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Activist environmentalist Ranjana Mitra gives e-waste a new life


Ranjana Mitra grew up in Kolkata and came to Canada in 1998 to give her son more opportunities. The architect with a Masters in city planning from IIT Kharagpur and her husband, Sabyasachi, an engineer, knew that architecture and engineering are broad fields that teach localized concepts, many of which do not transfer well.

Her husband found a job at a bank within 15 days of landing in Canada, and Mitra stayed home for a year to help their son transition smoothly. Then she signed up for a Master’s program at the University of Toronto to earn a Canadian degree, learn Canadian ways and to prove what she was capable of.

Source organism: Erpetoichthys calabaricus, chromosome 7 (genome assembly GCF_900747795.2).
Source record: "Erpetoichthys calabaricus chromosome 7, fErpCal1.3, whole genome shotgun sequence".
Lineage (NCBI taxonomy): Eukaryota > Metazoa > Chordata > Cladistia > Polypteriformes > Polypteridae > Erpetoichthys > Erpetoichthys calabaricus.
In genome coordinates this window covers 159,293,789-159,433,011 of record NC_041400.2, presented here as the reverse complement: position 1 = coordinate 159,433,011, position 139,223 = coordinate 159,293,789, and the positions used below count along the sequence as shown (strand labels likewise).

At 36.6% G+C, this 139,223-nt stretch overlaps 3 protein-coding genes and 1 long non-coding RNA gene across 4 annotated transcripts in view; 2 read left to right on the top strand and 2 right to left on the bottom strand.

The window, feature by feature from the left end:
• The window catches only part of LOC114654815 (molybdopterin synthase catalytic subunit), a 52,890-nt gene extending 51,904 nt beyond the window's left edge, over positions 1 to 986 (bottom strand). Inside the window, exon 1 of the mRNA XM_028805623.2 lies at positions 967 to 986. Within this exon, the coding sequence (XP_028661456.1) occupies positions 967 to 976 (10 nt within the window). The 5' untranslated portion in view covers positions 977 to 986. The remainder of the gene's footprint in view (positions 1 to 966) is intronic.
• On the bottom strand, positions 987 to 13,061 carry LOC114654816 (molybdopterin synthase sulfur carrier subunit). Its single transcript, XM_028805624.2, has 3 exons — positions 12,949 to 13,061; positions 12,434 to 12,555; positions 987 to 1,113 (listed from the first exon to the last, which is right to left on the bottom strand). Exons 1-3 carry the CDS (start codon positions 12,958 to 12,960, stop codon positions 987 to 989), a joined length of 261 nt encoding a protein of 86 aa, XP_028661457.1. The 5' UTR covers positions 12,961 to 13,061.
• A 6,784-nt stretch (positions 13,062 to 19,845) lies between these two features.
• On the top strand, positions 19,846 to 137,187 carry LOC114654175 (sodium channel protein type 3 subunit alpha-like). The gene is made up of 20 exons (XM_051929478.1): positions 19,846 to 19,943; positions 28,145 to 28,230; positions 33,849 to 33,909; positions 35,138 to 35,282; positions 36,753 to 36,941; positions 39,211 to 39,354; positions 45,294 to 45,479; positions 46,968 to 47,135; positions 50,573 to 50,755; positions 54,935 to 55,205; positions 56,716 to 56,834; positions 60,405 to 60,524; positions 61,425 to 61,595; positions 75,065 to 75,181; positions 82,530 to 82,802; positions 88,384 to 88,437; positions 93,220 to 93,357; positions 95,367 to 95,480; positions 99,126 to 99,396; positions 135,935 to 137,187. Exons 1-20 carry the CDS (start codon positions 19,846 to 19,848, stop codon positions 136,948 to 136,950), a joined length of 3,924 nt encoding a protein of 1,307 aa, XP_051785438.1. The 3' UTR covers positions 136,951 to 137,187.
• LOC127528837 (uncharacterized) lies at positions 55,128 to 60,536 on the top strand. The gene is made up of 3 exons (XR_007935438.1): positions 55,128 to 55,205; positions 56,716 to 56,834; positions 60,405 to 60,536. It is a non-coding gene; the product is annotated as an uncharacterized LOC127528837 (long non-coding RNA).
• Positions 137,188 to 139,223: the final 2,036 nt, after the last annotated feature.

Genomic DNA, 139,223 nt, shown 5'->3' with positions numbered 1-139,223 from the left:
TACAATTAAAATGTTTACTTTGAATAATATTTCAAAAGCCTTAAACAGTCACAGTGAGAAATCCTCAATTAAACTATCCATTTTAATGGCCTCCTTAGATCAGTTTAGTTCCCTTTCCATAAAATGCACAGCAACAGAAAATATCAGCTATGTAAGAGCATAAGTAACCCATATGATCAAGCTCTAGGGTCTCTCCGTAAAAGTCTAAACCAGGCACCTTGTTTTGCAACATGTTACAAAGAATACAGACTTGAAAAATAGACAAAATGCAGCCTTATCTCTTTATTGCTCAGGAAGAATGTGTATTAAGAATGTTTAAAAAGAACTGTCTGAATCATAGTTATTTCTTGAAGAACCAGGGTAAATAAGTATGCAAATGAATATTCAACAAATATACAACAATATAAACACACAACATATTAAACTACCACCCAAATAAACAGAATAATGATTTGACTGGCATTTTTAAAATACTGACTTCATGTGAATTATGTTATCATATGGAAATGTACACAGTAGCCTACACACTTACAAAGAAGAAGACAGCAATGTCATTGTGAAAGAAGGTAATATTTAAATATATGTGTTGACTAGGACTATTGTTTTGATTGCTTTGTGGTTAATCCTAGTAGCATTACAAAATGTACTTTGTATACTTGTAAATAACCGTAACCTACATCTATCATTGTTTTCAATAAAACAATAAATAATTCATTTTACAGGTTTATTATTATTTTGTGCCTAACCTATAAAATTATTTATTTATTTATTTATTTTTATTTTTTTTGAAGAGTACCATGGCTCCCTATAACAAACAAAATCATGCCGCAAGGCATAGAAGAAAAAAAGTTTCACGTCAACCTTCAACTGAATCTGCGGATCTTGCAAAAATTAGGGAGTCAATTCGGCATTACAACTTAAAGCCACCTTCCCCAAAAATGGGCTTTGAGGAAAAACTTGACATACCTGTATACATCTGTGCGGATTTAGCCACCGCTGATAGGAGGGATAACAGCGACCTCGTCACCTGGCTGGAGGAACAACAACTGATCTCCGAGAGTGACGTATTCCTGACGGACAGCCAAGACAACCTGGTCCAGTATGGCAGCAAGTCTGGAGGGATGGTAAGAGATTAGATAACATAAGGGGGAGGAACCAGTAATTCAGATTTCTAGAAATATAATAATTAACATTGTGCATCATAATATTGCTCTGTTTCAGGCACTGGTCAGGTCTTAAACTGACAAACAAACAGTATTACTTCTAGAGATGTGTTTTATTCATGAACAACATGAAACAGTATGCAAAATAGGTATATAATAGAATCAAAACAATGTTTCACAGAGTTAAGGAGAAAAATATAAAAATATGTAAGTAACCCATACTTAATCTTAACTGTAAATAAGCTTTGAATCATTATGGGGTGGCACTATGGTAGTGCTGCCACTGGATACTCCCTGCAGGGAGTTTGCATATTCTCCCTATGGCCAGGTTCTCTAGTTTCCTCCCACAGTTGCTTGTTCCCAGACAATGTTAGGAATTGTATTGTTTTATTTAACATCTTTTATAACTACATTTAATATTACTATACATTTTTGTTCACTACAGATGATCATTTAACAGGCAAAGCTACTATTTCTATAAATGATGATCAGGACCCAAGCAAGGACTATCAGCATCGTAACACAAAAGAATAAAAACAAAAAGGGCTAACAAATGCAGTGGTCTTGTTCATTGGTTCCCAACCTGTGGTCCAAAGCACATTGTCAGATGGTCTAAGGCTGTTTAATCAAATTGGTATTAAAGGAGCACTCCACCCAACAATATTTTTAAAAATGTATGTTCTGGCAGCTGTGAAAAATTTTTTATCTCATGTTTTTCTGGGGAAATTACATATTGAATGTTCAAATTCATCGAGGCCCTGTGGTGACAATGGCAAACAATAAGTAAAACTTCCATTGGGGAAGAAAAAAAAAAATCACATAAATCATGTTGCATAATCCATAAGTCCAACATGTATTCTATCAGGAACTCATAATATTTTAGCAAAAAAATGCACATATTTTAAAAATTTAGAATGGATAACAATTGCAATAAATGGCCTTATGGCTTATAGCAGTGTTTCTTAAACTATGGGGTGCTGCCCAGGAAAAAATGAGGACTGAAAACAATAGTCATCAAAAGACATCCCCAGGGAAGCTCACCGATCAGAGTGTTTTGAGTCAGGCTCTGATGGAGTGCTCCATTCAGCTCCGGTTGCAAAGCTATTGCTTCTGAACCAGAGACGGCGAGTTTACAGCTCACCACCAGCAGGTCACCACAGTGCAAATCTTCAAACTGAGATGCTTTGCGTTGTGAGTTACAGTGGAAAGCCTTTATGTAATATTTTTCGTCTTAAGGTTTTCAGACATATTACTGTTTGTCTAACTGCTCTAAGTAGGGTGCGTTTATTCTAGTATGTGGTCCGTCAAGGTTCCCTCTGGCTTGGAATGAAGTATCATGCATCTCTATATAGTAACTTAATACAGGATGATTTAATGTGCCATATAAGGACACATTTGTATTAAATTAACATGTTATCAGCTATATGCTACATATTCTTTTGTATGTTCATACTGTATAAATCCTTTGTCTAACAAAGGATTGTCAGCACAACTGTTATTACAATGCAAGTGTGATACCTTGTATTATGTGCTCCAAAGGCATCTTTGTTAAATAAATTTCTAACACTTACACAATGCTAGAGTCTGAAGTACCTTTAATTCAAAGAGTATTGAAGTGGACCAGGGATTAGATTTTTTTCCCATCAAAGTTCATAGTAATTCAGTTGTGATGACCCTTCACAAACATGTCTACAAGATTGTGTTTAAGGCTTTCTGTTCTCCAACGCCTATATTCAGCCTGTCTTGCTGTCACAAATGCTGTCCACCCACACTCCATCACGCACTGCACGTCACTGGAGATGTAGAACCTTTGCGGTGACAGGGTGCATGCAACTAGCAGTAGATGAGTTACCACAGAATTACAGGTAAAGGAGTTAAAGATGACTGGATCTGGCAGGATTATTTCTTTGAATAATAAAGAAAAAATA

While working for a prestigious project UofT had with the Canadian International Development Agency (CIDA), Mitra was able to make the connection between the environment and quality of human life. And while mentoring new immigrants, she saw that many couldn’t afford computers for their children. At the same time, she was aware of the huge issue of e-waste.

No one seemed to care about the environmental and social injustice. 

She founded the Community Environment Alliance. Share-IT, a not-for-profit company that diverts computers from landfills by redistributing refurbished ones to those in need in local communities was launched soon after. 

Now Share-IT makes computers and parts available to those in low-income groups, to people in shelters, single moms struggling to make ends meet and to parents with children with special needs. 

“What is the meaning of education if I can’t help find a solution for a problem?” asks Mitra. 

Posted: Jan 2, 2014

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